Did Fannie and Freddie really cause the housing bubble? Paul Krugman posted some interesting graphs that suggest the answer is "no." They show the percentage of mortgages securitized by Fannie Mae (NYSE: FNM) and Freddie Mac (NYSE: FRE) declining in the lead-up to the bubble's peak, while the share of private securitization by top CDO securitizers Merrill Lynch (now part of Bank of America (NYSE: BAC)), Citigroup (NYSE: C), Wachovia (now part of Wells Fargo (NYSE: WFC)), and Goldman Sachs (NYSE: GS) went through the roof.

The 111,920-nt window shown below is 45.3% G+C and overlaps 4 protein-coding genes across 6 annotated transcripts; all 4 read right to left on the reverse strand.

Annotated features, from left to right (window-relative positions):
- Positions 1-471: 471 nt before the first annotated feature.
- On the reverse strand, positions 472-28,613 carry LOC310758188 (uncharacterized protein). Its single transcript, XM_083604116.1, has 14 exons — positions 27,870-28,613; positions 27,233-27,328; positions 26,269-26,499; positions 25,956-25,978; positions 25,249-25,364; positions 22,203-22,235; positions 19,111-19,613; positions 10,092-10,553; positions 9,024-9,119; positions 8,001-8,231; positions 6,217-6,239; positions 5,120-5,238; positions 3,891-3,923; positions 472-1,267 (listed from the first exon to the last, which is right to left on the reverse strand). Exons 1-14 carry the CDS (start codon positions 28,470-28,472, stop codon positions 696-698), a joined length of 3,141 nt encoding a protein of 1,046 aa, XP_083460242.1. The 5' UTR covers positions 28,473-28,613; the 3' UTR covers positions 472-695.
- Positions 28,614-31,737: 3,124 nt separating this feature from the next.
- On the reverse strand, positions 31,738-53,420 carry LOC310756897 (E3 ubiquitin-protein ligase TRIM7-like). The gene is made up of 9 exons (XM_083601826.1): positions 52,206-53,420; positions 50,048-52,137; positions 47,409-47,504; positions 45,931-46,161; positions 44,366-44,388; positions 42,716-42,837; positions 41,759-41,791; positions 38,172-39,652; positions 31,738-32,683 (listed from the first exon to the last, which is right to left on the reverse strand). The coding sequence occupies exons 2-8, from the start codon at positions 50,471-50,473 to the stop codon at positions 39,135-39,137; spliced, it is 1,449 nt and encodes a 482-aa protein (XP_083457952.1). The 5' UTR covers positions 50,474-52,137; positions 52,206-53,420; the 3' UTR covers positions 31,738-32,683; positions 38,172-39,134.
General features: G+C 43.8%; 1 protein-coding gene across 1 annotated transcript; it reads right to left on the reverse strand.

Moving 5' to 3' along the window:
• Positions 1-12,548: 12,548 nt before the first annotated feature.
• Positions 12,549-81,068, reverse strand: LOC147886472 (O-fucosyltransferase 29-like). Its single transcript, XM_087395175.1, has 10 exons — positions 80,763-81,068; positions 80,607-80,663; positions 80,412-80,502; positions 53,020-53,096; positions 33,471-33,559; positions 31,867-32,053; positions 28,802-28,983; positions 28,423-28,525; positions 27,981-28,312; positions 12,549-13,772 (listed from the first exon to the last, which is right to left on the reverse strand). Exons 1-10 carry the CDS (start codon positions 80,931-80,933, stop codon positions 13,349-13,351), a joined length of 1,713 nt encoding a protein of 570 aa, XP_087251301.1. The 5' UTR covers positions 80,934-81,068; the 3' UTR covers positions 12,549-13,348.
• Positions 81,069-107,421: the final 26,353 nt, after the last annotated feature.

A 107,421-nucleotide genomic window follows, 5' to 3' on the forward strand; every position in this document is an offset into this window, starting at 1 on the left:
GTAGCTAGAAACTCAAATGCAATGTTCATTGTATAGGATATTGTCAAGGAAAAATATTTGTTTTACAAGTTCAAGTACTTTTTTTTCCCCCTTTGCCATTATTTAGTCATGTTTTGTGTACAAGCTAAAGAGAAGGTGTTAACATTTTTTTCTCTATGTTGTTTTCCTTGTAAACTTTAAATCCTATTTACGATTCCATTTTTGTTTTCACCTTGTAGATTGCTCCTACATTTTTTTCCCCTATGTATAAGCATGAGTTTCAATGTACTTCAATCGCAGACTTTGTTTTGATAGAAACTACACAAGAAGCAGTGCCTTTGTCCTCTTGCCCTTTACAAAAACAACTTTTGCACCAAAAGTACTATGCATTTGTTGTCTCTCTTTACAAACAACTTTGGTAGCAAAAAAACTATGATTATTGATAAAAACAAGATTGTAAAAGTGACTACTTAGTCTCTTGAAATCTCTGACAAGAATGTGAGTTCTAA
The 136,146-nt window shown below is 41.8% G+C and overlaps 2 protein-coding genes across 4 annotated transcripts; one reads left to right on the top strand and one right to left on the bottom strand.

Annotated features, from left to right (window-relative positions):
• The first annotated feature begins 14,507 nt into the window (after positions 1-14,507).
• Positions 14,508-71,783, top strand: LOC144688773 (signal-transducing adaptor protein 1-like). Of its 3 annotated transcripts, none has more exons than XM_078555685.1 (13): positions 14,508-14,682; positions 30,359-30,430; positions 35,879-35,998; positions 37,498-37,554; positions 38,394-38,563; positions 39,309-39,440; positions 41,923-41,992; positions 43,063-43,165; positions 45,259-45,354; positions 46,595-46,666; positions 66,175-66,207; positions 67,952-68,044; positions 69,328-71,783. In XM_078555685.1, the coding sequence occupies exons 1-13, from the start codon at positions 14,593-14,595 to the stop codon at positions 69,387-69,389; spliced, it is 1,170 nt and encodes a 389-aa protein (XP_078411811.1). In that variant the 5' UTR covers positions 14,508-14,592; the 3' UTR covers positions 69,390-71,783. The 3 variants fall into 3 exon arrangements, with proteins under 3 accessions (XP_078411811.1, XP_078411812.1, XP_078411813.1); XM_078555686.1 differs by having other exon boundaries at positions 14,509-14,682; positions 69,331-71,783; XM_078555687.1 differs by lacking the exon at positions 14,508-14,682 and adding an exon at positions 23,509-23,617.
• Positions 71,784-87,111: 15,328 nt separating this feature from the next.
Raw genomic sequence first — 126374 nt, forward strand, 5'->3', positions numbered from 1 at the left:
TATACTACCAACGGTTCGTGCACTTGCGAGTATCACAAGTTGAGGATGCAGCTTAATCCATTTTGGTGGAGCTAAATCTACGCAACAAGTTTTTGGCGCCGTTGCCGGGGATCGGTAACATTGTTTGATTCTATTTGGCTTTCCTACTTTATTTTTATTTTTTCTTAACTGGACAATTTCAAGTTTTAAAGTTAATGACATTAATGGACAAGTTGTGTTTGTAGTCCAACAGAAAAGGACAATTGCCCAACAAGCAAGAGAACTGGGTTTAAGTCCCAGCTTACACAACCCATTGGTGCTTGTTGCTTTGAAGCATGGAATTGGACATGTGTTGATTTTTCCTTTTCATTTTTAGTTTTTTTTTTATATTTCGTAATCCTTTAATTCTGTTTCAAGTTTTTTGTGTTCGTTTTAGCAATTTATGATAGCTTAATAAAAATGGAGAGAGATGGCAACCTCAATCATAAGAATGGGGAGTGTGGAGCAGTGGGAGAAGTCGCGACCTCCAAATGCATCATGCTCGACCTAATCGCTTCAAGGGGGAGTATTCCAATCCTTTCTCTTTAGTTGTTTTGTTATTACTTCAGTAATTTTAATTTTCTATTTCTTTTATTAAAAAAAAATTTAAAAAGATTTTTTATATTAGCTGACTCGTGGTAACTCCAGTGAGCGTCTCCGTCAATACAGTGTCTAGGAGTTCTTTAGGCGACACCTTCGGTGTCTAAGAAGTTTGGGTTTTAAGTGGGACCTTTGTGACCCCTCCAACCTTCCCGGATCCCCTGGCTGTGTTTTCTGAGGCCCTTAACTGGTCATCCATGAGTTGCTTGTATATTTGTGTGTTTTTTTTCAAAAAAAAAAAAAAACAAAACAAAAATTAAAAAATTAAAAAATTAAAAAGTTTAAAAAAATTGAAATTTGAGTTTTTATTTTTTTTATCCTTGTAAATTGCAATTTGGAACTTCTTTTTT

This isn't to suggest that Fannie and Freddie were a paradigm of corporate governance, or that they don't badly need reform. But it does raise some questions about the widespread belief that the government-sponsored entities were the primary cause of the housing bubble and that if we just fix them everything will be hunky-dory.

Fool editor Ilan Moscovitz doesn't own shares of any company mentioned. The Motley Fool is investors writing for investors.